Another frequent method of coming to terms with failed predictions comes from spiritualisation of the narrative — usually expressed through claims that God’s plan to help the movement is beyond human comprehension. Indeed, QAnon supporters who became disappointed with the lack of human progress to implement ‘The Plan’ in the here-and-now, began to lean more heavily on their spiritual beliefs and their faith that God was in control of the movement since January. This has included sharing Christian scriptures, personal prayers, and even worship songs that encourage unity, resilience, and trust in God’s plan (see Figure 4). By emphasising that God is ultimately in control, this messaging helps shift responsibility away from human actors and towards a higher power who QAnon supporters believe is working to help the movement, albeit in mysterious ways. Spiritual appeals have also been used to keep supporters committed to the movement. In one post, a prominent QAnon influencer encouraged QAnon supporters not to be discouraged by the setbacks, but instead to remember that “God woke you up for a reason … you cannot go back to sleep when you have been awakened” (see Figure 5). In doing so, the author implies that if people ‘go back to sleep and turn away from QAnon’ they are not only abandoning the movement but also tacitly turning their back on God after they had been chosen.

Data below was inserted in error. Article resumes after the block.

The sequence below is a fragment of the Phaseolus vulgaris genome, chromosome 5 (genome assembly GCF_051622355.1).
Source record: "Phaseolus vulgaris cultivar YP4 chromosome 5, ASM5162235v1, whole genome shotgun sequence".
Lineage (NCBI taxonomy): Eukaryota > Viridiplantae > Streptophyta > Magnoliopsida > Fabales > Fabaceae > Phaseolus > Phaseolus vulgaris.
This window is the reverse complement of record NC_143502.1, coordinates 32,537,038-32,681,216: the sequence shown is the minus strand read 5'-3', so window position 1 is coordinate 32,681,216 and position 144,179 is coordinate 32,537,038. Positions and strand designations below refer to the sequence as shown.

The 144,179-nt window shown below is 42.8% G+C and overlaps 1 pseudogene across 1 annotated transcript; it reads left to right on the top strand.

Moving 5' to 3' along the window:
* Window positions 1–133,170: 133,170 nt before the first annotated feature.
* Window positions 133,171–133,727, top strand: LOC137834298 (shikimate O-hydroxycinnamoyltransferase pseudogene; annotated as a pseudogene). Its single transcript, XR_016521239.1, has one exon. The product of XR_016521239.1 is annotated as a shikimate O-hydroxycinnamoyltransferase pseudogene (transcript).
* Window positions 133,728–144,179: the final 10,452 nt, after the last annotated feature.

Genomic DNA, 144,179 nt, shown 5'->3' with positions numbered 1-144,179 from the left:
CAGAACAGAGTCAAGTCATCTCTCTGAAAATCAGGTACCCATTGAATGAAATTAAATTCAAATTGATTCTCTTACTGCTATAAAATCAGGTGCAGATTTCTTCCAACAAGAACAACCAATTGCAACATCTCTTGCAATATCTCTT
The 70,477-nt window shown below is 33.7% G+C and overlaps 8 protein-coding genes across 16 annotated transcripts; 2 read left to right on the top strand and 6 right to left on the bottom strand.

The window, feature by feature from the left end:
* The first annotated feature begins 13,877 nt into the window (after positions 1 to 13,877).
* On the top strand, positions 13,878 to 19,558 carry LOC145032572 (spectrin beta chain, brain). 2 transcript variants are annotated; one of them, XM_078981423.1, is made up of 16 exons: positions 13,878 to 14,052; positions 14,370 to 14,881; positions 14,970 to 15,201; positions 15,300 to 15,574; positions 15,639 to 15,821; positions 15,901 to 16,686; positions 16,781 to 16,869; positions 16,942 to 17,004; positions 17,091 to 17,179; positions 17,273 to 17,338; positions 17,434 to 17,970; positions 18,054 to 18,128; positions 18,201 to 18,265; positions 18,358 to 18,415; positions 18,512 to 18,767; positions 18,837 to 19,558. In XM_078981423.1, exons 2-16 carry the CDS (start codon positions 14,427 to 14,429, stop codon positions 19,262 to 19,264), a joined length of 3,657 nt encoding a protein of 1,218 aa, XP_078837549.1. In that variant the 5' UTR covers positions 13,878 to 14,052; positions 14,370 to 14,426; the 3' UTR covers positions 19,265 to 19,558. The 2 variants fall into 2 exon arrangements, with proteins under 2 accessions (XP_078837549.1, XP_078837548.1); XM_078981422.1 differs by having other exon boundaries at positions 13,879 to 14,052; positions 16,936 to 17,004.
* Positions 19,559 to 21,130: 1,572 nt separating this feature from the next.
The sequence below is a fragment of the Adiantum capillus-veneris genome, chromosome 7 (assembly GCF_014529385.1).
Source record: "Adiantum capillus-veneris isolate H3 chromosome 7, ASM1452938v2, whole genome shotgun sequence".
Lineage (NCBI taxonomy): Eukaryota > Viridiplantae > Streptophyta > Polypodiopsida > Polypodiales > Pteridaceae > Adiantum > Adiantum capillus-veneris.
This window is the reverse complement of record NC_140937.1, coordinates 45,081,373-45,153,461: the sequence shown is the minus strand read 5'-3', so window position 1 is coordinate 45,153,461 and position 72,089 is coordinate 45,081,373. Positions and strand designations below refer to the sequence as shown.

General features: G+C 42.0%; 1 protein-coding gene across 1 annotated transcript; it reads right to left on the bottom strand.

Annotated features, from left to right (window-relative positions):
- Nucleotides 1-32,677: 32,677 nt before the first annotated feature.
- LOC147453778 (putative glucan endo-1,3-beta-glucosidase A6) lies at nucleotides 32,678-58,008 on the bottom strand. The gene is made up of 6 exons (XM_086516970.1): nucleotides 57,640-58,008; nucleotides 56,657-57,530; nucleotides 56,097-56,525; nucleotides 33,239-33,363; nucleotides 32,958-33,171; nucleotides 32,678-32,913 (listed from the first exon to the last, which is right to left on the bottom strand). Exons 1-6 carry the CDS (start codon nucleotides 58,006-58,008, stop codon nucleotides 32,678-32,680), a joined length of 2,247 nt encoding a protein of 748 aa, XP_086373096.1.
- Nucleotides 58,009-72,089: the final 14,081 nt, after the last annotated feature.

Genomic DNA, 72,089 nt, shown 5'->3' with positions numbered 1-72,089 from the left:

Figure 4. Spiritual Appeals
Figure 5. Spiritualisation
Calls for Unity